To further understand the local VLFE occurrence in the Nankai Trough accretionary prism, high-resolution information on the geological structure should be extracted from 3D seismic data. In our study, we investigated the structural features from newly reprocessed 3D seismic images from an offshore area of Kumano where VLFEs have been repeatedly observed. The 3D seismic data were acquired in 2006 (Moore et al. 2007) and reprocessed in 2016 to better understand the seismogenic zones (Shiraishi et al. 2019a). Since many VLFEs in and around the seismic survey area are well documented by Nakano et al. (2018), this is one of the best areas to investigate a local relationship between geological structures and VLFE occurrences.

In this paper, we further reprocessed the 3D seismic data in the area of the VLFE occurrences and reinterpreted the fault distribution in the shallow sediments in the accretionary prism, and we tracked two key horizons: a décollement and the oceanic crust surface. We compared the local structure with VLFE source distributions. We discussed the possible local effects of the oceanic crust topographic relief and the related fault distribution on VLFE occurrence in this area.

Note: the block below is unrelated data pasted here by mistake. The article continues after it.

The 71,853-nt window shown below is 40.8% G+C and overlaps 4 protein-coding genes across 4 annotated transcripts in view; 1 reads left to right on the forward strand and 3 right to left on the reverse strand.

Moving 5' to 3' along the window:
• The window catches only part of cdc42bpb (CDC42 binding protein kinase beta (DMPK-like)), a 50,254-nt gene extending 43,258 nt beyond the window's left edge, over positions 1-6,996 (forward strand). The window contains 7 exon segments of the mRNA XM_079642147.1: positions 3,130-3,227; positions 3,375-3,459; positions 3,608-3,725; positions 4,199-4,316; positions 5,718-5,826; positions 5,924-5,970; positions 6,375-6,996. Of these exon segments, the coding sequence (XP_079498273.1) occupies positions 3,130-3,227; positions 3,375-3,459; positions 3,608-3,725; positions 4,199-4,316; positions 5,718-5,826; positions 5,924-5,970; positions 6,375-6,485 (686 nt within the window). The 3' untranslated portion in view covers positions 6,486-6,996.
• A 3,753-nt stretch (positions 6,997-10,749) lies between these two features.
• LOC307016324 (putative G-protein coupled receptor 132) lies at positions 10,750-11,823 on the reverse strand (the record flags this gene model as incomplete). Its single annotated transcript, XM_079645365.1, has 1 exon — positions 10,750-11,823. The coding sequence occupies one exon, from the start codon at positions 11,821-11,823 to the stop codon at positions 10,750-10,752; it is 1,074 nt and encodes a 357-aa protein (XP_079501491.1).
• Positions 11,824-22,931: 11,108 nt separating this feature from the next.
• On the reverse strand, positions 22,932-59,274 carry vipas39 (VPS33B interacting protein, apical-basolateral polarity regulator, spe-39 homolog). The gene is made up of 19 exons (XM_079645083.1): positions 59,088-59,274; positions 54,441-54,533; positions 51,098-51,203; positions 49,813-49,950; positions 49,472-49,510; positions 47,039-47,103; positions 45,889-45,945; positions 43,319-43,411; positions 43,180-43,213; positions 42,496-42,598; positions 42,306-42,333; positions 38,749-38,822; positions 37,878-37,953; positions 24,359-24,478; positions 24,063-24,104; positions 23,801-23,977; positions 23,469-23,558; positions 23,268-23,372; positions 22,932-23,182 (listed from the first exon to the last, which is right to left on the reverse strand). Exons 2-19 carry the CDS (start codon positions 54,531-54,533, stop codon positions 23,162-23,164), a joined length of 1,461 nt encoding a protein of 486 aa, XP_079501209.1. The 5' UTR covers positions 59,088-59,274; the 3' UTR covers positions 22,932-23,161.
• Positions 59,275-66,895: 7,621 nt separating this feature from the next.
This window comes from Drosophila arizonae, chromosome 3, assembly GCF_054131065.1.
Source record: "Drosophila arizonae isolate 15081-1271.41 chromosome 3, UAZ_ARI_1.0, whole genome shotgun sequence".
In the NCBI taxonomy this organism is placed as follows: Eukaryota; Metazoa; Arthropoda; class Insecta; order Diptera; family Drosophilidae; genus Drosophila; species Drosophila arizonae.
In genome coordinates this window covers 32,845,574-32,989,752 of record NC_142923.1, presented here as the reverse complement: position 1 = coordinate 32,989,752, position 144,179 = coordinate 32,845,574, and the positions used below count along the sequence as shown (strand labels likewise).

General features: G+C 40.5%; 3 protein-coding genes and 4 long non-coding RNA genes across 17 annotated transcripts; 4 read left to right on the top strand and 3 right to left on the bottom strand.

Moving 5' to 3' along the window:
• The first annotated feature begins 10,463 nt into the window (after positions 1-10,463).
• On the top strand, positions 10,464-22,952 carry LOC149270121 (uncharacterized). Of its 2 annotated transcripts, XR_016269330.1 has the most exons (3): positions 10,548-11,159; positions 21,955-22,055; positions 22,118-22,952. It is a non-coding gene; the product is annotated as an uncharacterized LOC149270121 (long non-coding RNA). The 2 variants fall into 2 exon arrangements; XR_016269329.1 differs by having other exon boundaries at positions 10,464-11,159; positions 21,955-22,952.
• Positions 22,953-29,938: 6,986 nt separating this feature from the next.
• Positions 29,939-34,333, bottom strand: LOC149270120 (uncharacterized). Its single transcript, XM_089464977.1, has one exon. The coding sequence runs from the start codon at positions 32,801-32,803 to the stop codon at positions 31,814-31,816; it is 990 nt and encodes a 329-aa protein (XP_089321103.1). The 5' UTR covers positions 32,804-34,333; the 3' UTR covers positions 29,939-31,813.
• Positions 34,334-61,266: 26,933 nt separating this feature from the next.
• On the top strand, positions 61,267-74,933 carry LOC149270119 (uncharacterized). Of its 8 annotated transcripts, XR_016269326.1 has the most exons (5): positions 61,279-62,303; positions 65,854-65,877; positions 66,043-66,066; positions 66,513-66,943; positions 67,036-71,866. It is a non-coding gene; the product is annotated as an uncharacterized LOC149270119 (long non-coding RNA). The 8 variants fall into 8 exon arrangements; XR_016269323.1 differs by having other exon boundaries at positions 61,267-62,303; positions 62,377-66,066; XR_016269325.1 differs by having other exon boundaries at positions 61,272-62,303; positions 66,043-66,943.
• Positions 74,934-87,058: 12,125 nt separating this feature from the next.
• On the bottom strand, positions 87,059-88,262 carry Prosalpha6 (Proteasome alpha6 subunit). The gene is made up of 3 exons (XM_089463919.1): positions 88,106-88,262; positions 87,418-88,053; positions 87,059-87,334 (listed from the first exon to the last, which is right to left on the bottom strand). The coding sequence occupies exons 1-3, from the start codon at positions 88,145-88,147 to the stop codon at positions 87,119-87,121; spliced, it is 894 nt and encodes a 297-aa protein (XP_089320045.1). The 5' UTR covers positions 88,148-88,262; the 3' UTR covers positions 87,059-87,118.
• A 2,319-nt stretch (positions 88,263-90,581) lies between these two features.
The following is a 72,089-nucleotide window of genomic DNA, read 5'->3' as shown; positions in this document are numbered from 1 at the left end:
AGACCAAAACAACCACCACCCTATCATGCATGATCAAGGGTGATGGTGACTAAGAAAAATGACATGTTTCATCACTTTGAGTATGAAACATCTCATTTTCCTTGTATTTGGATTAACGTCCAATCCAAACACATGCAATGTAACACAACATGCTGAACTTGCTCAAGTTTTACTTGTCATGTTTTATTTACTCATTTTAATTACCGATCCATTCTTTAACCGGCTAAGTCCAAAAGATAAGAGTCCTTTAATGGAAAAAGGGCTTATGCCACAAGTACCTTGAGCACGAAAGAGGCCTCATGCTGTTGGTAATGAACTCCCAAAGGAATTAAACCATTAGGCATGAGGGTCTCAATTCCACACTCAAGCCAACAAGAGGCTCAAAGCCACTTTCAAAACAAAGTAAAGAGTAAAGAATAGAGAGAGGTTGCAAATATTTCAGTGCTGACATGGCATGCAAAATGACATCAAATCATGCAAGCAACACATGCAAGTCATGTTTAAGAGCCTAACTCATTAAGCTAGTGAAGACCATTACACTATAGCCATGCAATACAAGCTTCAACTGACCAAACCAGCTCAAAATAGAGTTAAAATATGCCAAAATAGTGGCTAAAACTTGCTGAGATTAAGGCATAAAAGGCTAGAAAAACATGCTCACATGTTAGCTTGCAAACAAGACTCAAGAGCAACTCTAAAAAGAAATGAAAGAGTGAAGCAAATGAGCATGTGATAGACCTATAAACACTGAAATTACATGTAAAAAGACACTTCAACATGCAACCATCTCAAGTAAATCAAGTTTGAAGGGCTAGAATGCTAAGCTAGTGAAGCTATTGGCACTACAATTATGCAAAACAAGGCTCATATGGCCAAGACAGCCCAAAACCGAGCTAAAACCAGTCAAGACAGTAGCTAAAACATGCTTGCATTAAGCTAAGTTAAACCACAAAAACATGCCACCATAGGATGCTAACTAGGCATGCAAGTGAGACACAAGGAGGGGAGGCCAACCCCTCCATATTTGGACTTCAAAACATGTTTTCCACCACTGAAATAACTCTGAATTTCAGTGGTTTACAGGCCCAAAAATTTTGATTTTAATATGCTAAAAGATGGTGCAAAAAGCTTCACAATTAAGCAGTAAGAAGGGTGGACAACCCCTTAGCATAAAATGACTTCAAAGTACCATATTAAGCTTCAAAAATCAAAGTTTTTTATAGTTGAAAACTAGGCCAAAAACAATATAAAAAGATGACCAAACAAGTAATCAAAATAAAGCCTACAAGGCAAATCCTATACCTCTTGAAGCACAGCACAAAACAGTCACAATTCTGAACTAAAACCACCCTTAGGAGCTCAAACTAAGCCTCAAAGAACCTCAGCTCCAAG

Geological setting

The Nankai Trough is located southwest of Japan (Fig. 1a), where the Philippine Sea Plate is subducting to the northwest beneath the Amurian Plate at rates of 40–65 mm/year and azimuths of approximately 300°–315° clockwise from the north (Seno et al. 1993; Miyazaki and Heki 2001; Bird 2003). The Shikoku Basin is the northern margin of the subducting Philippine Sea Plate and is filled with thick layers of hemipelagic muds and turbidites. The large volume of sediments has caused the rapid evolution of the accretionary prism throughout the various accretion phases (e.g., Taira 2001; Kimura et al. 2014).

Fig. 1
figure1

Overview of the 3D seismic survey area and the distribution of VLFEs in the Nankai Trough. a Map of the survey area southeast of the Kii Peninsula, Japan. The black polygon indicates the area of the 3D MCS survey in 2006 (Moore et al. 2007). The red rectangle indicates the target area in this study, and the red dashed lines indicate the locations of vertical sections shown in Figs. 1b and 3. The yellow circles are the epicenters of VLFEs located by Nakano et al. (2018). The white squares denote the locations of ocean bottom seismic stations of the DONET. The magenta circle denotes the location of IODP Site C0006. b A vertical section along line IL25000 with vertical exaggeration (VE) of 1.5. The accretionary prism is divided into the inner prism and outer prism by a splay fault. Our study area enclosed by the red rectangle is characterized by imbricated thrusts and an underthrust succession above the oceanic crust